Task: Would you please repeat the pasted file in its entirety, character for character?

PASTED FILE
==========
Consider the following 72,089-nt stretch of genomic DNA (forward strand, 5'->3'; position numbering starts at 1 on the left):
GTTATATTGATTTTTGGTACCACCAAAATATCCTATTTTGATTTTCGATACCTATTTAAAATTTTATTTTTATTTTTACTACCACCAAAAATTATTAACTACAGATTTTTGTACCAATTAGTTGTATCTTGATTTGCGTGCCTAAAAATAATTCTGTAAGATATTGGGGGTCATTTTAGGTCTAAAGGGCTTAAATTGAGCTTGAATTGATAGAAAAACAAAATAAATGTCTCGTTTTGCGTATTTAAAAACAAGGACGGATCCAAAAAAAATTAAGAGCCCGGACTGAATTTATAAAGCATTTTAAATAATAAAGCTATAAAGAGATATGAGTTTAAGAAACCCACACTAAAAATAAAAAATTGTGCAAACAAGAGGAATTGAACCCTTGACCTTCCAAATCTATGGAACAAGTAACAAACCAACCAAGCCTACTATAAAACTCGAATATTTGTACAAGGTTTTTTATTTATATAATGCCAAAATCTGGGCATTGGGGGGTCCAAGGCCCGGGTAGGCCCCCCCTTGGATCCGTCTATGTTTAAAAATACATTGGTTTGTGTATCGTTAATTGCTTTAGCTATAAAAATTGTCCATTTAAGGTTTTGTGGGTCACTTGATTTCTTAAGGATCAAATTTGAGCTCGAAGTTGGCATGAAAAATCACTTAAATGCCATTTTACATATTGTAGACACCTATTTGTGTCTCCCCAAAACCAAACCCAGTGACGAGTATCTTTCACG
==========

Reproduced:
Consider the following 72,089-nt stretch of genomic DNA (forward strand, 5'->3'; position numbering starts at 1 on the left):
GTTATATTGATTTTTGGTACCACCAAAATATCCTATTTTGATTTTCGATACCTATTTAAAATTTTATTTTTATTTTTACTACCACCAAAAATTATTAACTACAGATTTTTGTACCAATTAGTTGTATCTTGATTTGCGTGCCTAAAAATAATTCTGTAAGATATTGGGGGTCATTTTAGGTCTAAAGGGCTTAAATTGAGCTTGAATTGATAGAAAAACAAAATAAATGTCTCGTTTTGCGTATTTAAAAACAAGGACGGATCCAAAAAAAATTAAGAGCCCGGACTGAATTTATAAAGCATTTTAAATAATAAAGCTATAAAGAGATATGAGTTTAAGAAACCCACACTAAAAATAAAAAATTGTGCAAACAAGAGGAATTGAACCCTTGACCTTCCAAATCTATGGAACAAGTAACAAACCAACCAAGCCTACTATAAAACTCGAATATTTGTACAAGGTTTTTTATTTATATAATGCCAAAATCTGGGCATTGGGGGGTCCAAGGCCCGGGTAGGCCCCCCCTTGGATCCGTCTATGTTTAAAAATACATTGGTTTGTGTATCGTTAATTGCTTTAGCTATAAAAATTGTCCATTTAAGGTTTTGTGGGTCACTTGATTTCTTAAGGATCAAATTTGAGCTCGAAGTTGGCATGAAAAATCACTTAAATGCCATTTTACATATTGTAGACACCTATTTGTGTCTCCCCAAAACCAAACCCAGTGACGAGTATCTTTCACG